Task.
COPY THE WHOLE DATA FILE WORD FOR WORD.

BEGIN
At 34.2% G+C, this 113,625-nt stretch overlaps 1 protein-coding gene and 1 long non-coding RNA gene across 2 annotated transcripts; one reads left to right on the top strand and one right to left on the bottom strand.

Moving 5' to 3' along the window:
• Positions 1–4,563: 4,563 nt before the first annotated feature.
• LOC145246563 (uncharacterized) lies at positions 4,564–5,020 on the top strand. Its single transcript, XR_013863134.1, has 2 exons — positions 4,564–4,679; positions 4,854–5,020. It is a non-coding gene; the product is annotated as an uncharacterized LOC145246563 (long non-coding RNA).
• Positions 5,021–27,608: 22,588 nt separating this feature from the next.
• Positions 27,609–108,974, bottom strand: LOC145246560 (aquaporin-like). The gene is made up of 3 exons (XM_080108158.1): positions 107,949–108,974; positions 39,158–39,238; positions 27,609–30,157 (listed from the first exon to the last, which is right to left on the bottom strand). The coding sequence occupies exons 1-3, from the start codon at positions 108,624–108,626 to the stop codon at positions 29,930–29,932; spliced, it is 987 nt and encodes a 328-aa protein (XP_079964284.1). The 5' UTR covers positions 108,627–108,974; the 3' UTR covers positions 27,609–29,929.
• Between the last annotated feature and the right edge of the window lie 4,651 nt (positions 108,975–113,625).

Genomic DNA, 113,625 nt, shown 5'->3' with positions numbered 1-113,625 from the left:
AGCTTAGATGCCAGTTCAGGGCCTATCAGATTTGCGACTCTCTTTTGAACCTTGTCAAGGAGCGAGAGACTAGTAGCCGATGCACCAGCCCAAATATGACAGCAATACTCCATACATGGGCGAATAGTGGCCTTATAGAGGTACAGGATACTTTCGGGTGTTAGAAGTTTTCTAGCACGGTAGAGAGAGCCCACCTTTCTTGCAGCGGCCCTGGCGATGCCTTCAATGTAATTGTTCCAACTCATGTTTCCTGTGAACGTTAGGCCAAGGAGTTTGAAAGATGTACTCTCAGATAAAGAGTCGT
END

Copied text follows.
At 34.2% G+C, this 113,625-nt stretch overlaps 1 protein-coding gene and 1 long non-coding RNA gene across 2 annotated transcripts; one reads left to right on the top strand and one right to left on the bottom strand.

Moving 5' to 3' along the window:
• Positions 1–4,563: 4,563 nt before the first annotated feature.
• LOC145246563 (uncharacterized) lies at positions 4,564–5,020 on the top strand. Its single transcript, XR_013863134.1, has 2 exons — positions 4,564–4,679; positions 4,854–5,020. It is a non-coding gene; the product is annotated as an uncharacterized LOC145246563 (long non-coding RNA).
• Positions 5,021–27,608: 22,588 nt separating this feature from the next.
• Positions 27,609–108,974, bottom strand: LOC145246560 (aquaporin-like). The gene is made up of 3 exons (XM_080108158.1): positions 107,949–108,974; positions 39,158–39,238; positions 27,609–30,157 (listed from the first exon to the last, which is right to left on the bottom strand). The coding sequence occupies exons 1-3, from the start codon at positions 108,624–108,626 to the stop codon at positions 29,930–29,932; spliced, it is 987 nt and encodes a 328-aa protein (XP_079964284.1). The 5' UTR covers positions 108,627–108,974; the 3' UTR covers positions 27,609–29,929.
• Between the last annotated feature and the right edge of the window lie 4,651 nt (positions 108,975–113,625).

Genomic DNA, 113,625 nt, shown 5'->3' with positions numbered 1-113,625 from the left:
AGCTTAGATGCCAGTTCAGGGCCTATCAGATTTGCGACTCTCTTTTGAACCTTGTCAAGGAGCGAGAGACTAGTAGCCGATGCACCAGCCCAAATATGACAGCAATACTCCATACATGGGCGAATAGTGGCCTTATAGAGGTACAGGATACTTTCGGGTGTTAGAAGTTTTCTAGCACGGTAGAGAGAGCCCACCTTTCTTGCAGCGGCCCTGGCGATGCCTTCAATGTAATTGTTCCAACTCATGTTTCCTGTGAACGTTAGGCCAAGGAGTTTGAAAGATGTACTCTCAGATAAAGAGTCGT